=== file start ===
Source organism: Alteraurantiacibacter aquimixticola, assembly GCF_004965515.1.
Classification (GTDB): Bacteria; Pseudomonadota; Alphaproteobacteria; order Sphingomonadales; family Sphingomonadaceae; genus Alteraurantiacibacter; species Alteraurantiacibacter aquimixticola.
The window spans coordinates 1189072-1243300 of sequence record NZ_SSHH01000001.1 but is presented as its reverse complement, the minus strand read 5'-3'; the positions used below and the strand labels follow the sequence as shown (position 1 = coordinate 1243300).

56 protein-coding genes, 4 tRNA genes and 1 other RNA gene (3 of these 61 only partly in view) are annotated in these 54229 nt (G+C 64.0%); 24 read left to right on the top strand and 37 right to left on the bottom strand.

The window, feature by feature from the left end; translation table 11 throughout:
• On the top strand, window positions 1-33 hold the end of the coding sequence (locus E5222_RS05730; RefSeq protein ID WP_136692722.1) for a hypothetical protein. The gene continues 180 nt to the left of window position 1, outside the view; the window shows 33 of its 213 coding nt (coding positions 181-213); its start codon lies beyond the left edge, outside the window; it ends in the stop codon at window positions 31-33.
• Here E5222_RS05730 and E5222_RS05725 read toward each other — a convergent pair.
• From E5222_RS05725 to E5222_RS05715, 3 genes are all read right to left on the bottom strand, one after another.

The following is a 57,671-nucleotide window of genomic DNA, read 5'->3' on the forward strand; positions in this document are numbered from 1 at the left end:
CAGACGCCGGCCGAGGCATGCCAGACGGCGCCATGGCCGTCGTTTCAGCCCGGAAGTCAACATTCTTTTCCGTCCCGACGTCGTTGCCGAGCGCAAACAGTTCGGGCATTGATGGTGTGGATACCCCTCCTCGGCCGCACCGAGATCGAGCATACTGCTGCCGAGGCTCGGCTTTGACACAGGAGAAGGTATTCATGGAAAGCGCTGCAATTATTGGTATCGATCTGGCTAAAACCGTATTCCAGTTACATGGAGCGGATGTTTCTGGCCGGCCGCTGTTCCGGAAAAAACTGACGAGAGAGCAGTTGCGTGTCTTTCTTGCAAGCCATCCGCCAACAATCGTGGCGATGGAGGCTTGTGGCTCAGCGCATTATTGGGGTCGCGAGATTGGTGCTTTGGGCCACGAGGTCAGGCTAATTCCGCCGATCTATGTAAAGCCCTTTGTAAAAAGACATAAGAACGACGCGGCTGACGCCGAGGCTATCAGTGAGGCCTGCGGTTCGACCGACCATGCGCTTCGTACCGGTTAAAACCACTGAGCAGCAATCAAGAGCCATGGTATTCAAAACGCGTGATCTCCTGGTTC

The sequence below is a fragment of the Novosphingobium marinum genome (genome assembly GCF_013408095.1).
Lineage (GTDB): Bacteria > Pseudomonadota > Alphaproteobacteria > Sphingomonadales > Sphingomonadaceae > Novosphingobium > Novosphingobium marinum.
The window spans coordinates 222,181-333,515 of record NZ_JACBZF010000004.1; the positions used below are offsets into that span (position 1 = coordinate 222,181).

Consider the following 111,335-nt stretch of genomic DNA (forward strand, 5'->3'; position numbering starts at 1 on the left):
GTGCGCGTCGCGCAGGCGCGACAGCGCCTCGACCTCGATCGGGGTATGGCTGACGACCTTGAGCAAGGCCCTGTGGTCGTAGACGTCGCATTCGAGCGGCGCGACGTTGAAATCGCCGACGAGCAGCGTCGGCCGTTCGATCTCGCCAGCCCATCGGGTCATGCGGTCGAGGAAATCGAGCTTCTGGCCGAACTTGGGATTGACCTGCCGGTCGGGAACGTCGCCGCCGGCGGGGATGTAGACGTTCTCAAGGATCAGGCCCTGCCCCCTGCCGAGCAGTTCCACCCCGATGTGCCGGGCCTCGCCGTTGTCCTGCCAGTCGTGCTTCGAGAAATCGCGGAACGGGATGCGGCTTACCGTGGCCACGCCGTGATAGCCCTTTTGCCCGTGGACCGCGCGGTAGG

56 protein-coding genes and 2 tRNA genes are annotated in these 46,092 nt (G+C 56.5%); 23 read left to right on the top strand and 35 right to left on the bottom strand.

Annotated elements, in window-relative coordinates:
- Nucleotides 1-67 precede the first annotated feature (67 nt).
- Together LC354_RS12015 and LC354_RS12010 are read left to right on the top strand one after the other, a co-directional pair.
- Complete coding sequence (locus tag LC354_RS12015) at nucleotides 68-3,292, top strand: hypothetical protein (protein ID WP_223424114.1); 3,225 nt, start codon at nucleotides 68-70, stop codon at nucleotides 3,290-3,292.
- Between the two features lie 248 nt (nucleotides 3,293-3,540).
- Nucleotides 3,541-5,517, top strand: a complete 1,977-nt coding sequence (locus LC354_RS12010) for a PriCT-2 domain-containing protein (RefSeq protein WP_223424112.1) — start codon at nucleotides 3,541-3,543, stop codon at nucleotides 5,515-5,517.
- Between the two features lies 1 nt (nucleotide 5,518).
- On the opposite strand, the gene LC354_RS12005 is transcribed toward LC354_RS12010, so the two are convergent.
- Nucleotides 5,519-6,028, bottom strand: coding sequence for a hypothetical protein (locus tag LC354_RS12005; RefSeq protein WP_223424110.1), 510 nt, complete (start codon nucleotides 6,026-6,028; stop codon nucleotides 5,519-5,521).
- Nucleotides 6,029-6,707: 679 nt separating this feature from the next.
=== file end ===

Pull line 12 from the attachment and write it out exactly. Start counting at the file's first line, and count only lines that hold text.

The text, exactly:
Lineage (GTDB): Bacteria > Pseudomonadota > Alphaproteobacteria > Sphingomonadales > Sphingomonadaceae > Novosphingobium > Novosphingobium marinum.